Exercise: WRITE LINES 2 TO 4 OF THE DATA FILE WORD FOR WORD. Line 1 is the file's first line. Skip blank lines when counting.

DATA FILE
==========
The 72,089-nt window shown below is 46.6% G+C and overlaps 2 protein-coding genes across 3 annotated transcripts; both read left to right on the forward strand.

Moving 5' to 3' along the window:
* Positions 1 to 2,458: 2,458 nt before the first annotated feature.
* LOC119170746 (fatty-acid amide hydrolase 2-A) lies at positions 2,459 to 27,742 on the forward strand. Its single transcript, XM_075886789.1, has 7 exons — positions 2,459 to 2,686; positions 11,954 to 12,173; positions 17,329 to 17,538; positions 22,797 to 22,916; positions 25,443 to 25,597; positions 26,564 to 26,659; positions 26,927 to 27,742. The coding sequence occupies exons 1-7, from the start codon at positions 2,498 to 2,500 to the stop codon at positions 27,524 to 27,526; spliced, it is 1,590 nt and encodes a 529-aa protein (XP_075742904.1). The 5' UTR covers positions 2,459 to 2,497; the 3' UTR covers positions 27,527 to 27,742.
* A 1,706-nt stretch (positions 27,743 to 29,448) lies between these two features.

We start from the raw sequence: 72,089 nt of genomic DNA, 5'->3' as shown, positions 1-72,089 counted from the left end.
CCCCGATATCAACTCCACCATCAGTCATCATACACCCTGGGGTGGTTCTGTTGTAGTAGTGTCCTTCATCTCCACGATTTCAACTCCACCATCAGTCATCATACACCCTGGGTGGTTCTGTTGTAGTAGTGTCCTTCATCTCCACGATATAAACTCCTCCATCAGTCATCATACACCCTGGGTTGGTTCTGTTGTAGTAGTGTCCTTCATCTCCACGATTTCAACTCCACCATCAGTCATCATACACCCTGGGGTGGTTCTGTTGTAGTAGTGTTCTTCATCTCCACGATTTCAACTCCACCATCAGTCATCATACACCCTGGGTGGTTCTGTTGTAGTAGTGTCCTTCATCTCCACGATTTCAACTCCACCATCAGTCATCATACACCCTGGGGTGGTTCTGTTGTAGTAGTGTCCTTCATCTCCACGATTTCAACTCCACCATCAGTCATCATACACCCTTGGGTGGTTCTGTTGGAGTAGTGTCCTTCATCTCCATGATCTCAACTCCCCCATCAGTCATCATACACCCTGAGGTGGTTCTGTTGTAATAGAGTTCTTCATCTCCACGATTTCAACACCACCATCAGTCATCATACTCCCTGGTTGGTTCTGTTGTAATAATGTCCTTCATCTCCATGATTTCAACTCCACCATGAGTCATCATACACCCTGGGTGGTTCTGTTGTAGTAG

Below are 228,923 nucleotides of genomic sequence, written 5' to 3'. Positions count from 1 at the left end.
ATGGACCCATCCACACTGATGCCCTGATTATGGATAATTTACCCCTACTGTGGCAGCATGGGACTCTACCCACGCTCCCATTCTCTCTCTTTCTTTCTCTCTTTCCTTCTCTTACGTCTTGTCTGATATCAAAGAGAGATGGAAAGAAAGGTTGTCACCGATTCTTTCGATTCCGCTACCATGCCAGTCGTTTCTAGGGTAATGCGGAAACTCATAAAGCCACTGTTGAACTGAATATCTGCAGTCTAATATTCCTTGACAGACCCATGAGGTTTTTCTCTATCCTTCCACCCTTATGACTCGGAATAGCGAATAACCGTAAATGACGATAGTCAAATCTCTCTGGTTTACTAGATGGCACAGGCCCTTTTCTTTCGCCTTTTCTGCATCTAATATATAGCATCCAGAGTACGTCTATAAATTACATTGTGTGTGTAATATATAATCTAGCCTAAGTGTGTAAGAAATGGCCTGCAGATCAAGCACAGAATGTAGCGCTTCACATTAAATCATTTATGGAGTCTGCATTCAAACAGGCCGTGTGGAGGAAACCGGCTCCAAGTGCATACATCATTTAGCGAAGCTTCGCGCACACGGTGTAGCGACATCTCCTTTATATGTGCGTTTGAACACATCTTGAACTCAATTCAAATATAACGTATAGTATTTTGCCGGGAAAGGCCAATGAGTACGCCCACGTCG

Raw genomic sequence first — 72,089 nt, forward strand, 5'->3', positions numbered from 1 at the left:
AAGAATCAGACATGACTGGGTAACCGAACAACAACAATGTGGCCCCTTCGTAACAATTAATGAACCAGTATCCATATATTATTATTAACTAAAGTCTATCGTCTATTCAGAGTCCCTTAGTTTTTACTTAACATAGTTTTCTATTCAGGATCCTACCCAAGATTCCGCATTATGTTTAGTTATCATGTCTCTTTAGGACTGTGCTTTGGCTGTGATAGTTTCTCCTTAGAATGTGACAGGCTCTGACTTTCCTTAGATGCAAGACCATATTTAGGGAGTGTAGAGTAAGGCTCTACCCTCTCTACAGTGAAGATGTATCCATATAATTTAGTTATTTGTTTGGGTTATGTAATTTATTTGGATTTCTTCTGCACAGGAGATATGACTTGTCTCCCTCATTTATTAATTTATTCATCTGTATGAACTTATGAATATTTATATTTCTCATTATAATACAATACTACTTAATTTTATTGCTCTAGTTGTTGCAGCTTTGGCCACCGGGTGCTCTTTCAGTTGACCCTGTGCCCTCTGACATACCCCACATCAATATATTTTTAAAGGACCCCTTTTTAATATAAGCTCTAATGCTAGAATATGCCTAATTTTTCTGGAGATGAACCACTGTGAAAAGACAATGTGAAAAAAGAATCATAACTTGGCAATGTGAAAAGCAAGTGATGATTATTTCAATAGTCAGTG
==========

Moving 5' to 3' along the window:
* Positions 1 to 2,458: 2,458 nt before the first annotated feature.
* LOC119170746 (fatty-acid amide hydrolase 2-A) lies at positions 2,459 to 27,742 on the forward strand. Its single transcript, XM_075886789.1, has 7 exons — positions 2,459 to 2,686; positions 11,954 to 12,173; positions 17,329 to 17,538; positions 22,797 to 22,916; positions 25,443 to 25,597; positions 26,564 to 26,659; positions 26,927 to 27,742. The coding sequence occupies exons 1-7, from the start codon at positions 2,498 to 2,500 to the stop codon at positions 27,524 to 27,526; spliced, it is 1,590 nt and encodes a 529-aa protein (XP_075742904.1). The 5' UTR covers positions 2,459 to 2,497; the 3' UTR covers positions 27,527 to 27,742.